Production values: Bond's globetrotting brings him to the glitz and pseudo-grandeur of Las Vegas in all of its tacky glory. It makes for a nicely surrealistic backdrop, appropriate for the film's self-mocking attitude -- though a major chase scene is marred by the large number of tourists standing along the route, watching the filming. 7 points.

Bonus Points: The Bond producers' love of unorthodox casting pays off with the selection of country singer and sausage maker Jimmy Dean as the reclusive millionaire based on Howard Hughes. It is such a bizarre choice, yet Dean's country boy charm is a wonderful contrast to both Hughes' nutty behavior and to the bemused sophistication of Bond. 5 points.

Summary: DIAMONDS ARE FOREVER is a turning point in the series; the gritty, pseudo-realism of the early films is gone in favor of slick comic book sci-fi gloss. Whatever the series loses in thrills it makes up for in fun.

Bond-o-meter Rating: 81 points out of 100.

Reviewed by simonrosenbaum 7 / 10

Licenced to chill...out

When it comes to Bond films I watch with trepidation, as I either really like them or absolutely hate them. Diamonds are Forever falls in the former category although I'm not totally sure why. It's like after the serious action-packed 60's they decided to just calm down and relax, this is the most chilled out and mellow Bond film there is. It has that air of coolness that only early 70's films seem to have. There is a plot of sorts but there's no rush to get there. John Barry's score is his most jazzy and laid back. You feel this was the Bond film that most inspired Tarentino. Do you think so Mr Wint, I do Mr Kidd. Connery seems to really enjoy himself playing Bond again, now surprisingly looking older than his forty years although he was still younger than Roger Moore when he played Bond for the first time the following year, the role seems to fit him even better than before. It's a cool...(7/10).

Reviewed by The_Movie_Cat 6 / 10

"Oh, providing the collars and cuffs match..."


Diamonds Are Forever is often described as a Roger Moore film starring Sean Connery, but it goes even farther than that. Whereas Moore ushered in ironic/silly codings, Diamonds contains the most overtly camp humour the series ever indulged in. The film also contains the most amount of nudity, and arguably the rudest jokes of the franchise. The title quote is Connery's quip to a girl with ever-changing wigs, while later we get the immortal "I'm afraid you've caught me with more than my hands up."

There's the sense of the odd, or uneasy, about this one all the way through. From the theme title (and what a great song!) precipitated by a cat's cry to the homosexual henchmen Mr.Wynt and Mr. Kidd. Their unnerving air is not the result of their gay, slightly homophobic, portrayal, but in Putter Smith's performance as Kidd. Not a trained actor, but an accomplished jazz bassist, this off-kilter playing creates an unconscious, unsettling atmosphere.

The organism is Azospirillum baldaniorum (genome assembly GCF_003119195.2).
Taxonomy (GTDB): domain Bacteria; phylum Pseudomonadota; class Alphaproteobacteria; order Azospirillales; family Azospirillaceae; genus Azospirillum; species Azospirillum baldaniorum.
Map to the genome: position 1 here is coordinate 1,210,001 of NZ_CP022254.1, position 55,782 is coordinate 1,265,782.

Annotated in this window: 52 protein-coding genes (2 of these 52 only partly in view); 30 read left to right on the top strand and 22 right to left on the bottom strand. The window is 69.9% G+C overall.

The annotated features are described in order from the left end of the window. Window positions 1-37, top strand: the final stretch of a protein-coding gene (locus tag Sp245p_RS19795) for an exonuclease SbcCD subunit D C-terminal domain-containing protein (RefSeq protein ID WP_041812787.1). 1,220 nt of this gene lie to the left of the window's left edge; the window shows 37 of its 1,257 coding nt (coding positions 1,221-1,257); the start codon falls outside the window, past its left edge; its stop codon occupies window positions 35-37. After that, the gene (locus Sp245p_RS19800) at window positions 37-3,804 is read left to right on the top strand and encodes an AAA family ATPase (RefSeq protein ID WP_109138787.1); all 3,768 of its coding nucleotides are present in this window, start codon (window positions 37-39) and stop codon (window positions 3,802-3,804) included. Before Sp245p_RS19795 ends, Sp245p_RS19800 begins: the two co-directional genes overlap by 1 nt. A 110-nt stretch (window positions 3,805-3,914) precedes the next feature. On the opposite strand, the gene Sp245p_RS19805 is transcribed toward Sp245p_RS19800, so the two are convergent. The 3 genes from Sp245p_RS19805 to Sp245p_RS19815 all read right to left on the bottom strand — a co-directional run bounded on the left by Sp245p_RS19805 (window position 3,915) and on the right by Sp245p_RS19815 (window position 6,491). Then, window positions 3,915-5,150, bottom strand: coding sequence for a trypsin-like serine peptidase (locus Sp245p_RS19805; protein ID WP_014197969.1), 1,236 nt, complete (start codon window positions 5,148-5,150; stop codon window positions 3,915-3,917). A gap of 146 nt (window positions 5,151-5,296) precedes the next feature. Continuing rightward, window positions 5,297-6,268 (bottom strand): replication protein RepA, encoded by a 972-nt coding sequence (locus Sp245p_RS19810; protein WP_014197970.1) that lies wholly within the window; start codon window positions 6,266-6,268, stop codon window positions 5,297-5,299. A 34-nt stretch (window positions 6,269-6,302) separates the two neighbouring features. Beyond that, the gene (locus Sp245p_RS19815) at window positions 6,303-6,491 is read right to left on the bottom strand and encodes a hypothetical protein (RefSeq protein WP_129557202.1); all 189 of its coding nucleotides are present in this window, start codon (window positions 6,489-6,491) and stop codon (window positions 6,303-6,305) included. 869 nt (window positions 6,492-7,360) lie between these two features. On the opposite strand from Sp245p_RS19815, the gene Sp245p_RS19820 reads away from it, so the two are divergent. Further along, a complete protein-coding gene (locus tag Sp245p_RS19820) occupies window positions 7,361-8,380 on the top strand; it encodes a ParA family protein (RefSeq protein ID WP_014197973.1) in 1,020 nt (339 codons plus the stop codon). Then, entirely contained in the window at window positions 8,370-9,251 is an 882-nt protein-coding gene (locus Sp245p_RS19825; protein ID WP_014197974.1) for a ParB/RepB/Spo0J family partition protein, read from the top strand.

It's this juxtaposition which compels throughout. Like seeing Britain's top espionage agent doing the childhood "snogging with yourself" routine then smashing a man's head through a window just seconds later. It's a superficially lightweight film, but with a nasty, almost bitter undercurrent. Connery's obvious resistance to the role actually serves it well here, given that this is the first post-wife Bond movie. Bernard Lee plays an unusually terse M to complement this abrasive 007. Such a starch display cuts through the smug underpinnings of the character and makes the cheesy one-liners more palatable. He looks older than in any of his other Bond films - Never Say Never Again included – but this also fits his anguished, bereaved state. In line with this most misogynistic of Bond pictures, Jill St. John's character development passes from intelligent, through to devious and down into simpering bimbo.

Incidental music is a bit disattached, and often feels like it belongs to another film. It works against, rather than with, the picture it's there to support. Yet although not quite the best of the series, this and the following Live and Let Die are the most distinctive in look, feel and style. They're light, pacy, poppish takes on the format, full of comicbook verve and wit. Guy Hamilton's direction is also very good; making the most of the LA location with use of expansive aerial shots.

The plot seems fairly complex, though maybe that's because it's underdeveloped and submerged beneath slightly irrelevant setpieces. I had to smile at the line "Get him off that machine, that isn't a toy" as Sean boards the moonbuggy. I remember after the film it became one, a primary-coloured Dinky version with a spinning radar. Brings back memories, that.

Blofeld, who has now taken up cloning and cross-dressing, is played here by Charles Gray. Although at the time it was four years before he would become the criminologist in The Rocky Horror Picture Show, the two are now inseparable, in my mind at least. As if this wasn't enough high camp to go round, there's also Connery being demolished by Bambi and Thumper, a couple of sadistic female gymnasts.

If something about this quirky, offbeat Bond (and some sources list it as the seventh least successful in terms of gross) doesn't quite gel, then it greatly improves on repeat viewings.